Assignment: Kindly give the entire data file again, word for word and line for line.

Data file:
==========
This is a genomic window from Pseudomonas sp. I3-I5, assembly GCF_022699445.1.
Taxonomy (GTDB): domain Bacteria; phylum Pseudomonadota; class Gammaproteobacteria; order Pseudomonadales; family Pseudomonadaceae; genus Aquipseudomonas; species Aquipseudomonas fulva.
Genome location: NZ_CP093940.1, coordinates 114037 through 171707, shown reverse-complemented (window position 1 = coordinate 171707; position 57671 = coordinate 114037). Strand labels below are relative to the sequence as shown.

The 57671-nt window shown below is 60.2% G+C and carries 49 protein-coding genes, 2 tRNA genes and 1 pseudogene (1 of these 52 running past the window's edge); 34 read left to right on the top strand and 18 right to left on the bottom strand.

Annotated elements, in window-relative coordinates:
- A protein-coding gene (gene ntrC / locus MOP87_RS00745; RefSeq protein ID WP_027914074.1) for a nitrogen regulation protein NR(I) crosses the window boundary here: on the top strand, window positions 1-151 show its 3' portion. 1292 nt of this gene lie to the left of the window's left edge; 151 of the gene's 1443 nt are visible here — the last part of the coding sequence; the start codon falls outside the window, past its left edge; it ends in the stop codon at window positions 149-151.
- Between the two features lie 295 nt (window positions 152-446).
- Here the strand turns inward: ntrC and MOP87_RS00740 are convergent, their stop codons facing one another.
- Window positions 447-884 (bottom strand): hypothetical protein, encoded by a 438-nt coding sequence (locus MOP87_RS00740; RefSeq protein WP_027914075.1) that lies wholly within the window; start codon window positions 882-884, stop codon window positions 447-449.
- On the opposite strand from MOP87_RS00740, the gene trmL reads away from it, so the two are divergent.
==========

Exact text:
This is a genomic window from Pseudomonas sp. I3-I5, assembly GCF_022699445.1.
Taxonomy (GTDB): domain Bacteria; phylum Pseudomonadota; class Gammaproteobacteria; order Pseudomonadales; family Pseudomonadaceae; genus Aquipseudomonas; species Aquipseudomonas fulva.
Genome location: NZ_CP093940.1, coordinates 114037 through 171707, shown reverse-complemented (window position 1 = coordinate 171707; position 57671 = coordinate 114037). Strand labels below are relative to the sequence as shown.

The 57671-nt window shown below is 60.2% G+C and carries 49 protein-coding genes, 2 tRNA genes and 1 pseudogene (1 of these 52 running past the window's edge); 34 read left to right on the top strand and 18 right to left on the bottom strand.

Annotated elements, in window-relative coordinates:
- A protein-coding gene (gene ntrC / locus MOP87_RS00745; RefSeq protein ID WP_027914074.1) for a nitrogen regulation protein NR(I) crosses the window boundary here: on the top strand, window positions 1-151 show its 3' portion. 1292 nt of this gene lie to the left of the window's left edge; 151 of the gene's 1443 nt are visible here — the last part of the coding sequence; the start codon falls outside the window, past its left edge; it ends in the stop codon at window positions 149-151.
- Between the two features lie 295 nt (window positions 152-446).
- Here the strand turns inward: ntrC and MOP87_RS00740 are convergent, their stop codons facing one another.
- Window positions 447-884 (bottom strand): hypothetical protein, encoded by a 438-nt coding sequence (locus MOP87_RS00740; RefSeq protein WP_027914075.1) that lies wholly within the window; start codon window positions 882-884, stop codon window positions 447-449.
- On the opposite strand from MOP87_RS00740, the gene trmL reads away from it, so the two are divergent.